Something to Write Home About #amwriting

Last night the electric company turned off the electricity to our mobile home park for maintenance. We were given a few days warning, and asked to unplug all electronics and do without power for seven hours from 10 pm to 5 am.

How long has it been since I’ve spent a night in the actual dark?

I spent my childhood in rural Missouri, far from city lights. On summer nights I would leave my bed to lie on the grass and look at the overturned bowl of stars. I tried to count them. I imagined myself asea on the Milky Way. I tried to remember the time before I was born, when I was but a twinkle myself.

Back then, we lived next to RR 66, so there was an occasional truck or car going by as I lay out there. Sometimes I would hear an owl or a whippoorwill, maybe a dog barking in the distance. Our chickens were quietly roosting out back, the cat was somewhere hunting mice. No planes soared overhead.

Inside, our electricity powered our overhead lights, two lamps, and a refrigerator. Only the fridge would have been running to make any sound. My parents and sister slept in their beds.


Last night, I dutifully unplugged the electronics, turned out the lights, and retired before 10 pm. I left the fan on that I usually sleep with so I could fall asleep with it, and because I knew I’d appreciate it when it came back on in the early hours.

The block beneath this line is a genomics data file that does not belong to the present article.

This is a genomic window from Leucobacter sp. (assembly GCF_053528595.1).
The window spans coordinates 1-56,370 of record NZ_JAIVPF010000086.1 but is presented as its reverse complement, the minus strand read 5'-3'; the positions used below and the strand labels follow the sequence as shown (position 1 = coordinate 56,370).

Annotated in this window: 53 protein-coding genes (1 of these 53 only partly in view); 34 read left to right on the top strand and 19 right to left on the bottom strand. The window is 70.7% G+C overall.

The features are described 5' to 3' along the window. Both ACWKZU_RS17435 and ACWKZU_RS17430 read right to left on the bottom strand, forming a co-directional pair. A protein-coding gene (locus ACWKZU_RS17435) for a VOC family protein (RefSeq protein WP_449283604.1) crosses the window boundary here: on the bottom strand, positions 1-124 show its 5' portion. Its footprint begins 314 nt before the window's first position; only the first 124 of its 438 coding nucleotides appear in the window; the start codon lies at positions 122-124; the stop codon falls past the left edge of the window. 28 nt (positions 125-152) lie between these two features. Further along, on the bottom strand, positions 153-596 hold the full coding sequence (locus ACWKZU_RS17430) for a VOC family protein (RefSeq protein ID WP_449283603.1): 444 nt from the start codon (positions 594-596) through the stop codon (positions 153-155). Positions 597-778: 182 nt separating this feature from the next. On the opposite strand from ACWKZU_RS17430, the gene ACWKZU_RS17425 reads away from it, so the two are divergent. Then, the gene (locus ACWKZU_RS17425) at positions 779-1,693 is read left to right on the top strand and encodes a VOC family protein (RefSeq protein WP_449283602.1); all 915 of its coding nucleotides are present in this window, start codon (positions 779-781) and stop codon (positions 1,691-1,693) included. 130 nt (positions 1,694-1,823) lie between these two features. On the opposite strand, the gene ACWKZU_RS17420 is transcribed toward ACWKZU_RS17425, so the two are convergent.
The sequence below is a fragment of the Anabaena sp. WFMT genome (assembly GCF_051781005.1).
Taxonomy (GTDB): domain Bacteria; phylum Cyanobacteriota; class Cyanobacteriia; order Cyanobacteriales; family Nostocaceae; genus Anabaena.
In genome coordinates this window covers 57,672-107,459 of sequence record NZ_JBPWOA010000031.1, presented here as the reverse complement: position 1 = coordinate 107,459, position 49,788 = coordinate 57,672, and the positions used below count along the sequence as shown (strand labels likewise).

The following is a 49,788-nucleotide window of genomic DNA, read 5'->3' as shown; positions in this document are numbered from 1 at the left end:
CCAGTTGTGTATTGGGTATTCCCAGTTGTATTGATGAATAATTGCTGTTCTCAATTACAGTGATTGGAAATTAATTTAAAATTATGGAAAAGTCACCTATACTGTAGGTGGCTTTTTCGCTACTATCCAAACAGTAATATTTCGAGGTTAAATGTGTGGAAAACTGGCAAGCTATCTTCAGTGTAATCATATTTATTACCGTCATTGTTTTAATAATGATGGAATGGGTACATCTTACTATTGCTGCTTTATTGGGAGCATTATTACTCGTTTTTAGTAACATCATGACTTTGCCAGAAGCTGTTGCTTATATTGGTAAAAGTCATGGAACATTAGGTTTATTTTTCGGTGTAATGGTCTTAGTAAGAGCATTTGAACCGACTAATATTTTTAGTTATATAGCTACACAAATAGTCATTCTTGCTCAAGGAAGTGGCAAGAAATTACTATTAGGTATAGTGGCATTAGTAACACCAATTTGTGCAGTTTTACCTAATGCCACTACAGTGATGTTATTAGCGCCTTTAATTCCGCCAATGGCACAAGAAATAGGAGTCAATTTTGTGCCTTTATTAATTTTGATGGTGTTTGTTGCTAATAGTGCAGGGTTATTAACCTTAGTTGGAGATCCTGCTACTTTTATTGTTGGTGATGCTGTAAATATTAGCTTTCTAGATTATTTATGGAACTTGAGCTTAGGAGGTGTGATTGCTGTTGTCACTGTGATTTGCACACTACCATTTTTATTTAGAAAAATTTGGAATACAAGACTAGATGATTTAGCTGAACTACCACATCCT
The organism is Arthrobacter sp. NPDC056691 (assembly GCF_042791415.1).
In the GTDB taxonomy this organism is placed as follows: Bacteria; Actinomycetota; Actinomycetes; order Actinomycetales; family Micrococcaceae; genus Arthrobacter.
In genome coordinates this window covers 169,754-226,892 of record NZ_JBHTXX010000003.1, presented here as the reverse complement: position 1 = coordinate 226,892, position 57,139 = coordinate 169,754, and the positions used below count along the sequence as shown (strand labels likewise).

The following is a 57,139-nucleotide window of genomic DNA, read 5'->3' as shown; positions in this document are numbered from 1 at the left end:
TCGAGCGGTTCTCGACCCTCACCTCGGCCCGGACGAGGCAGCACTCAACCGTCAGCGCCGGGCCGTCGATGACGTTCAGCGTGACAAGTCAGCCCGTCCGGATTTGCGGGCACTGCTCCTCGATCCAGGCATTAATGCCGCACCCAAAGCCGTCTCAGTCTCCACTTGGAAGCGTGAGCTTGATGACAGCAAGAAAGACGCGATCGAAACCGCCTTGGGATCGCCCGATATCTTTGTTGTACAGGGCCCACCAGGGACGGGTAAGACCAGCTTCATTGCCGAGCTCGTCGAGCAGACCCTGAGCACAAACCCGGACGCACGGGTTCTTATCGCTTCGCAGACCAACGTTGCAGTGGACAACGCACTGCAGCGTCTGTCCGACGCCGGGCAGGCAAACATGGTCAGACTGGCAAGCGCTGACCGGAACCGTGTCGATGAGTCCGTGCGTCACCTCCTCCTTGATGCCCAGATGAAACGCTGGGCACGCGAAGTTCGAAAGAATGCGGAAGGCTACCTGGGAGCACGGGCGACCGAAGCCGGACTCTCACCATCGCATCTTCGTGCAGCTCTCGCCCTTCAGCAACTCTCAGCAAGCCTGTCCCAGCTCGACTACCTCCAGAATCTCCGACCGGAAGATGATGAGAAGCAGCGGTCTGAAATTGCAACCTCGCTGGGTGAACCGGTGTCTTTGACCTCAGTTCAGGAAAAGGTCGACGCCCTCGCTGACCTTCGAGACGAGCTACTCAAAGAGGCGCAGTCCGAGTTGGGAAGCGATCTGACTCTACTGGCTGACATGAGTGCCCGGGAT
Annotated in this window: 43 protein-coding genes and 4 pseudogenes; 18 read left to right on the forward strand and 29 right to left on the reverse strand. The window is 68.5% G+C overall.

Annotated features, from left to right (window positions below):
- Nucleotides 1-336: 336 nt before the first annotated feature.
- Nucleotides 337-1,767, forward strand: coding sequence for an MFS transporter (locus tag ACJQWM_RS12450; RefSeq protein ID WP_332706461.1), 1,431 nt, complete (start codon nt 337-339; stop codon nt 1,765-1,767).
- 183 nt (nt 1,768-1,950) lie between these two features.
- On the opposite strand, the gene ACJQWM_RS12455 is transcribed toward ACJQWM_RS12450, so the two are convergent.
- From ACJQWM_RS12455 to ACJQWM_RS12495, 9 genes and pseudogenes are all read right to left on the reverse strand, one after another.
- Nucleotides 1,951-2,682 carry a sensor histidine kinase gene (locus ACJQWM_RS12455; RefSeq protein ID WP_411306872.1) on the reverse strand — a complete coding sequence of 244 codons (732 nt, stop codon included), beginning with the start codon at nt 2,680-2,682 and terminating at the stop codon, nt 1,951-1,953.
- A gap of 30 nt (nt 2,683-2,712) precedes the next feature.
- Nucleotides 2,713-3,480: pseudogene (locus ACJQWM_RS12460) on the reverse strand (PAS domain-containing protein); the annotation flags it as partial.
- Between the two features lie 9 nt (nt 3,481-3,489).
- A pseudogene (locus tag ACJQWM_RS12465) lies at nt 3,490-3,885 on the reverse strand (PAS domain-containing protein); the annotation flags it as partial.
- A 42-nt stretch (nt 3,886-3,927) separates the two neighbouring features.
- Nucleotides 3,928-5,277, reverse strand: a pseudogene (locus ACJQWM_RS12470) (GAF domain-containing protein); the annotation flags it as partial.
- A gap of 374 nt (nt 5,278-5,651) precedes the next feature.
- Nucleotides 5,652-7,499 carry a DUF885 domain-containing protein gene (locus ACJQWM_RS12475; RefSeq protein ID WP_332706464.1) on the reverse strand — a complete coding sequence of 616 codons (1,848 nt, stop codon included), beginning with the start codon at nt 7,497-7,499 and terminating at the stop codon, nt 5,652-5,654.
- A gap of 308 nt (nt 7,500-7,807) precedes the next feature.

At 1:30 am I awoke to total silence and a dark house. I was curious to see what the world outside my door looked like without streetlights, without lights burning in all the houses around me. I crept out.

The moon was waxing gibbous as we are approaching the second full moon of March. Last night’s moonlight was bright enough for me to see clearly, and to reflect off shiny cars parked on the street. It was light with no shadow.

I could hear light traffic on the faraway freeway, but no cars were moving in our park. No people were out walking. No dogs were barking. No birds were calling.

And most noticeable of all: no electric equipment or electronics were humming.

I returned to bed, but falling asleep in silence turned out to be a challenge. Often when I’m sleepless, I read a book. No reading in the dark. I was alone with my thoughts.

And finally, my dreams.

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